The quantitative result shows that Internet connection is the most problematic aspect of online learning. An intermittent Internet connection can greatly affect the attendance of the students in online classes. This finding is consistent with the interview results in terms of technological challenges. This is a national problem since the Philippines has slow Internet connectivity (Chiu et al., 2017). According to Natividad (2021), and Salac and Kim (2016), the Philippines has a slow Internet connection because of the outdated Philippine law and red tape that hinders the quick installations of cell towers. This result confirms the findings of Bhuasiri et al. (2012) and Baticulon et al. (2021). Although only one of the informants reported an issue of power interruption, his concern is valid. His concern might not be similar to other informants or validators simply because the other informants and validators are all living in Metro Manila.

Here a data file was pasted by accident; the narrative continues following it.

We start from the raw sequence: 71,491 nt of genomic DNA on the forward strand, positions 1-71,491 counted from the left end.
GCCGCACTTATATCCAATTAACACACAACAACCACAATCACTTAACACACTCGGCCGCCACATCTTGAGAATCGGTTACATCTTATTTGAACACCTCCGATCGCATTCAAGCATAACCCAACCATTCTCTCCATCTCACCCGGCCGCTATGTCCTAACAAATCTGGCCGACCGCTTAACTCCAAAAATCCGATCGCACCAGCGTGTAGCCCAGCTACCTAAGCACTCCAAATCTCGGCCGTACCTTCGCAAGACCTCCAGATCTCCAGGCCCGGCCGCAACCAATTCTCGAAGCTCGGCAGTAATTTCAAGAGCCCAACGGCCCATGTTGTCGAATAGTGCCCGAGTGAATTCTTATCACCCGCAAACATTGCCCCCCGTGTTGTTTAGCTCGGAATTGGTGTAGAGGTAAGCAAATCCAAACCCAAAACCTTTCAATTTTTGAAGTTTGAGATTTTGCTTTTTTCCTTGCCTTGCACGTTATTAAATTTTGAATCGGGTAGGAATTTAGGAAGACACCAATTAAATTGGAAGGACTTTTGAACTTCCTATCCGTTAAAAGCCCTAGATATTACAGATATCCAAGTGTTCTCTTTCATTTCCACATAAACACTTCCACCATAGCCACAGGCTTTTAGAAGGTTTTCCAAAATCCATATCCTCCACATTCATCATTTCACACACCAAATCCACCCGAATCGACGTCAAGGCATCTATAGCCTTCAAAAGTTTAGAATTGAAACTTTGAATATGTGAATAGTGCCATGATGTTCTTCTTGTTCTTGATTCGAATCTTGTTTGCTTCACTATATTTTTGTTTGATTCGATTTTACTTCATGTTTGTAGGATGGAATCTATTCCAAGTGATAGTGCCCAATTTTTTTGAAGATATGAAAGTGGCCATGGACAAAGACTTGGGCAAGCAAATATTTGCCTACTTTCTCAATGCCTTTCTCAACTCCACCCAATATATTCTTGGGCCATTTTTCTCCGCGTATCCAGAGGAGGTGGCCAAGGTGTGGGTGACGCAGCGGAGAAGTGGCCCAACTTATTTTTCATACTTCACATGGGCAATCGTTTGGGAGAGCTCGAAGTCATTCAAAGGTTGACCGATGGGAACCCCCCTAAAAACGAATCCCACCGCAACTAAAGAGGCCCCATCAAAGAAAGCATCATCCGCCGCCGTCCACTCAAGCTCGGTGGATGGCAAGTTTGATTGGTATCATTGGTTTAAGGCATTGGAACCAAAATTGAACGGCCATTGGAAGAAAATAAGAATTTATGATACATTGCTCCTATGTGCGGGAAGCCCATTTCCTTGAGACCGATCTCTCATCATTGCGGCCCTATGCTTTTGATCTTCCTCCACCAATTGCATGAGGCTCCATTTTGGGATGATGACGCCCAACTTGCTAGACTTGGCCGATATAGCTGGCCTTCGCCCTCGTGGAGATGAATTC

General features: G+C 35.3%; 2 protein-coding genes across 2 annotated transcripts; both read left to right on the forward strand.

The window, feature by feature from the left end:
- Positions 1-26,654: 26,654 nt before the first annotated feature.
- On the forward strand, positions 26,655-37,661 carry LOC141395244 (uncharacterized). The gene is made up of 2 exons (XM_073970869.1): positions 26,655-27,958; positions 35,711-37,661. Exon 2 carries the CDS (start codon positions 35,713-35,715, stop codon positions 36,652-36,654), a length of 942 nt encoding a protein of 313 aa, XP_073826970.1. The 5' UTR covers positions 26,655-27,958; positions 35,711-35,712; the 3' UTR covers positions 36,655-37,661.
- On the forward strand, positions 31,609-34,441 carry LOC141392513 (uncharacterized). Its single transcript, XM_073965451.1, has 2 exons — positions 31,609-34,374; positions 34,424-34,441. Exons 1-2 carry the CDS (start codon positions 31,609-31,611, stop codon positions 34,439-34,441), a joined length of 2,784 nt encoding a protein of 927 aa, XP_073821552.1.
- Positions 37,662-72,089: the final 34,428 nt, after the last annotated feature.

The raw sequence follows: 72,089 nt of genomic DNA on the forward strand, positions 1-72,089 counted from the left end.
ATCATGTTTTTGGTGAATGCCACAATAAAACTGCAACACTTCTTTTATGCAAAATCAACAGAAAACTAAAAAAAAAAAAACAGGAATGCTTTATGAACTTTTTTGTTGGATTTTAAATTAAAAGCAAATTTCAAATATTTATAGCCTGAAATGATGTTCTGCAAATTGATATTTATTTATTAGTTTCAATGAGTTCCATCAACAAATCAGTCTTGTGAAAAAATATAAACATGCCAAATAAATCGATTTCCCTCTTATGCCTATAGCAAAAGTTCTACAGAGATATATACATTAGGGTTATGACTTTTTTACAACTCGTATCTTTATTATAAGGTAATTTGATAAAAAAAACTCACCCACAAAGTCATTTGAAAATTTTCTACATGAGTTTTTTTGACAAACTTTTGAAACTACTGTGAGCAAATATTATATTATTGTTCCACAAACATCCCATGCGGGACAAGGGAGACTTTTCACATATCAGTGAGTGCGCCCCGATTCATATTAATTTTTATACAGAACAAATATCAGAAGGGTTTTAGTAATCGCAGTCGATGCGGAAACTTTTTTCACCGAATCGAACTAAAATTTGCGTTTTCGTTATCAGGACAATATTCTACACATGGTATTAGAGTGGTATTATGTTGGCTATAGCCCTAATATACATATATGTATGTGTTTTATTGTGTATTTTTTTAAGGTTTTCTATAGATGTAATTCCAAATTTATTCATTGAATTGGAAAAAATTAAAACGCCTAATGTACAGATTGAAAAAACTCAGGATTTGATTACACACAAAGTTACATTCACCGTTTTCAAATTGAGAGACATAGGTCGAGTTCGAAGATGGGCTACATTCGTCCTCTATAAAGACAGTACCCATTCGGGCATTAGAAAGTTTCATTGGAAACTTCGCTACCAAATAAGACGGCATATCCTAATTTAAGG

Almost half of the participants have no personal learning space during online learning sessions. Online learners with no personal learning space had lower mathematics concepts than privileged online learners. The lack of personal learning space during online sessions puts online learners in a disadvantaged position to attain an optimal learning experience. This is consistent with the findings of Baticulon et al. (2021), and Fabito et al. (2021). As explained in the interviews, students who lack personal learning space are more susceptible to distractions during, and even after online learning sessions. Noise and running errands are the most common forms of distraction. The interview results show that other members of the family may simply forget the students are in an online class. In short, as one student commented, access to personal physical learning space can create an environment conducive to online learning.